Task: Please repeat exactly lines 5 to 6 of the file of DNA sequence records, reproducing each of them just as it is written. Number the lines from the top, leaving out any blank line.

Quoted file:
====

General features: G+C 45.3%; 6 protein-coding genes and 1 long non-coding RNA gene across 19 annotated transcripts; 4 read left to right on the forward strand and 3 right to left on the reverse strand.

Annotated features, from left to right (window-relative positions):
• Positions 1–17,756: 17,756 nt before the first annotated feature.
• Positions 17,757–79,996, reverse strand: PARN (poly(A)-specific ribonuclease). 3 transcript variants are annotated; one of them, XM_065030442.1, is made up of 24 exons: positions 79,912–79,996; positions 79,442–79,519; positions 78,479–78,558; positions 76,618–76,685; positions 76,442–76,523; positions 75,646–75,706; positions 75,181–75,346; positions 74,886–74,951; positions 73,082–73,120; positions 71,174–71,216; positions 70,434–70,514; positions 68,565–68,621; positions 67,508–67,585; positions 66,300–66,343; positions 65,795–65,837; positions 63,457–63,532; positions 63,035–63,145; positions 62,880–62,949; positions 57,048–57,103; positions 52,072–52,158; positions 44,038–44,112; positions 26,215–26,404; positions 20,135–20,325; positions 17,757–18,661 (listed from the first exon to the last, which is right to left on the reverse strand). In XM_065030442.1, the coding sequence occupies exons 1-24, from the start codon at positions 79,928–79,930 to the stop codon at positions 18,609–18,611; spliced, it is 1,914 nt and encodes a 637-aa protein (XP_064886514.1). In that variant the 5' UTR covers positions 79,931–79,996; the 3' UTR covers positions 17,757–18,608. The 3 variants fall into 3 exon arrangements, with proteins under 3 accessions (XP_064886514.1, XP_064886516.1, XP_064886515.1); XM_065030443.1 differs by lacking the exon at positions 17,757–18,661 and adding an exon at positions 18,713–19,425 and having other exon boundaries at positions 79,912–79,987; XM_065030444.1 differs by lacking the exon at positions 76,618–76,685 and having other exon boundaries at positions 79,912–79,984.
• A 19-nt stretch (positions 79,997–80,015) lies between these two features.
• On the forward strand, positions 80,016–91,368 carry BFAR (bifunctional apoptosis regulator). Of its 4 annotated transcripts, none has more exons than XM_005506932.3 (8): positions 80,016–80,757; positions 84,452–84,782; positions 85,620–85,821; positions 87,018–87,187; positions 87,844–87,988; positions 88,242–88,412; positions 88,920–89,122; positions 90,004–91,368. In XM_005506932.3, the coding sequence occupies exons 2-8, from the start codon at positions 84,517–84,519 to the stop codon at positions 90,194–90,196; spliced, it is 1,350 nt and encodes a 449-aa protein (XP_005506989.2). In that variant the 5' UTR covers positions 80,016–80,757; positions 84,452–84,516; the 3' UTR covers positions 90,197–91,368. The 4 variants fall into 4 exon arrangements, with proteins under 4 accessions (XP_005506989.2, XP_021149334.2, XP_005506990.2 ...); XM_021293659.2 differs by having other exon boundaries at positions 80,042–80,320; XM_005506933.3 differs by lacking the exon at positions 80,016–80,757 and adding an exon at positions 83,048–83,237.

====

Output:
• A 19-nt stretch (positions 79,997–80,015) lies between these two features.
• On the forward strand, positions 80,016–91,368 carry BFAR (bifunctional apoptosis regulator). Of its 4 annotated transcripts, none has more exons than XM_005506932.3 (8): positions 80,016–80,757; positions 84,452–84,782; positions 85,620–85,821; positions 87,018–87,187; positions 87,844–87,988; positions 88,242–88,412; positions 88,920–89,122; positions 90,004–91,368. In XM_005506932.3, the coding sequence occupies exons 2-8, from the start codon at positions 84,517–84,519 to the stop codon at positions 90,194–90,196; spliced, it is 1,350 nt and encodes a 449-aa protein (XP_005506989.2). In that variant the 5' UTR covers positions 80,016–80,757; positions 84,452–84,516; the 3' UTR covers positions 90,197–91,368. The 4 variants fall into 4 exon arrangements, with proteins under 4 accessions (XP_005506989.2, XP_021149334.2, XP_005506990.2 ...); XM_021293659.2 differs by having other exon boundaries at positions 80,042–80,320; XM_005506933.3 differs by lacking the exon at positions 80,016–80,757 and adding an exon at positions 83,048–83,237.